Happy Pride Month, Asheville. 🌈
Brook here, and I’m a proud member of the LGBTQ+ community. I remember my first Pride festival way back in the day when I was a young queer student at UNC Asheville. Along with the rest of the crowd, my friends and I marched through downtown, and I’ll never forget the sense of hope + power I felt cresting the top of Walnut St. and turning around to look at the streets below me filled with people. And since that time, I’ve enjoyed Pride celebrations elsewhere, but the ones I attended here at home are among my favorites.
Even without any lived personal experiences of bigotry and inequality, there’s a lot to take in and understand about LGBTQ+ history, discrimination, rights, and the evolution of the cultural acceptance and understanding of LGBTQ people.
Asheville-based Blue Ridge Pride Center works to educate folks about the history, diversity, and future of queer folks in the mountains, as well as raise awareness to counter + eliminate homophobia, transphobia and discrimination.
June is Pride Month nationwide.
In part, it commemorates the Stonewall uprising that happened in 1969. If you’re looking to educate yourself about LGBTQ+ issues, learning about Stonewall is a good place to start. Last year marked the 50th anniversary of the Stonewall rebellion — which, like the Black Lives Matter movement, began with a fight against police brutality.
In the past, locals have also celebrated with a June Pride Party and a Blue Ridge Pride Festival in the fall. Blue Ridge Pride’s Executive Director Tina White said there were initially plans to promote Pride virtually. But as protests for racial equality erupted across the country and in Asheville, the goal for June became to listen to folks who haven’t felt heard — like those in the Black Lives Matter movement — and that are asking for a greater voice, she said.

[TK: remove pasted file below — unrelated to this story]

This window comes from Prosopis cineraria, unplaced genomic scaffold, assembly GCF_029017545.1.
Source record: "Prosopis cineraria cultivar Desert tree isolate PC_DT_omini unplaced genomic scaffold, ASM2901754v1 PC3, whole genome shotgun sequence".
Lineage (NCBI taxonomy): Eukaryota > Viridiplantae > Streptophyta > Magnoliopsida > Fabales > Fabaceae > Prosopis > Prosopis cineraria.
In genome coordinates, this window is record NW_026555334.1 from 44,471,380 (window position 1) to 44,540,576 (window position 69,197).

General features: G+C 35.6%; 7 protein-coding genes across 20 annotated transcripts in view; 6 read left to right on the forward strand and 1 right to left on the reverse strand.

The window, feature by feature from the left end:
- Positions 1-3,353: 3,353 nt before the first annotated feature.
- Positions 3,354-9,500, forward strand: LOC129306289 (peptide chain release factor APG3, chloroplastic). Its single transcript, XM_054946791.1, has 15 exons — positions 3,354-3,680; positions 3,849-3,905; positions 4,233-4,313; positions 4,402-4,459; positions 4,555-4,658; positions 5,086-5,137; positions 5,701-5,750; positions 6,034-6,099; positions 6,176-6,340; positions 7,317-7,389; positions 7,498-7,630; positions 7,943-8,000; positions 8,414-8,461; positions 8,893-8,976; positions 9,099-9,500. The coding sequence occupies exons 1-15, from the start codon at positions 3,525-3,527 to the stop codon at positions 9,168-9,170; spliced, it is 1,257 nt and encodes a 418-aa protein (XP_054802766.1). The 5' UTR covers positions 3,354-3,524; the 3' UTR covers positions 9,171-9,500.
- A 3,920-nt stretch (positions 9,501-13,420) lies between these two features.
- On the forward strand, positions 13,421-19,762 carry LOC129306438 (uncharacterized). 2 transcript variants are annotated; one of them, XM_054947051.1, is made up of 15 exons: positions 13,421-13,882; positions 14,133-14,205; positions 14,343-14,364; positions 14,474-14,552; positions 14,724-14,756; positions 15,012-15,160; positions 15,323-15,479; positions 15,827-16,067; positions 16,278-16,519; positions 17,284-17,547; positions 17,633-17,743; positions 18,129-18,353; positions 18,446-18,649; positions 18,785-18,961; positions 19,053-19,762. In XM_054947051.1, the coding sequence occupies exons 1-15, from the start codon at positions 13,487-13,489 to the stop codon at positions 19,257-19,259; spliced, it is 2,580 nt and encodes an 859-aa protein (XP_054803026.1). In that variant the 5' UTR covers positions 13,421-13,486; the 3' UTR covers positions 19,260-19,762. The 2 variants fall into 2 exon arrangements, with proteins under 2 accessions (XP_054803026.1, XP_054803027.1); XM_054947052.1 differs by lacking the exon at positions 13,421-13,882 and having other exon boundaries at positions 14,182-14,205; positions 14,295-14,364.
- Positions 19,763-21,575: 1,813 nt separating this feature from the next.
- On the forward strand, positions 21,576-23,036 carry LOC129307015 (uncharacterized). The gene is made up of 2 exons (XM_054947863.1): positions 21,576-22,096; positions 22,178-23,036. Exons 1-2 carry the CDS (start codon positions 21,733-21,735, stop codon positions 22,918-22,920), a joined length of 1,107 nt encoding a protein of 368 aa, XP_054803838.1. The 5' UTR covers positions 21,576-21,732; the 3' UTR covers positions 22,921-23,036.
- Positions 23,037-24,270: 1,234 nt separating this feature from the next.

○ The board + leadership team of Blue Ridge Pride will reassess the pride festival (slated for September) in August and make a decision about it then.
○ October is LGBT History Month, including National Coming Out Day on Oct. 11.
How to get involved?
○ As part of their focus on listening, Blue Ridge Pride will continue to move resources to their Community Partner Fund, which supports projects, groups + community service orgs that benefit the LGBTQ communities + allies in WNC. You can donate to the fund here.
Wanna contribute your own story? You can do so — named or anonymously — here.
○ In order to best assist the community’s unmet needs + priorities, the Center is compiling answers to its Community Needs Assessment. Want to offer your two cents? Reach out to leaders through Facebook or email.
“It’s not just the format but the meaning of public events is changing. Festivals are important expressions of what shared space means. We can use public space to model what a welcoming community looks like. We want to model a more just society, and when we can have a public pride celebration again, it will be very important for these reasons.” – Blue Ridge Pride Center Executive Director Tina White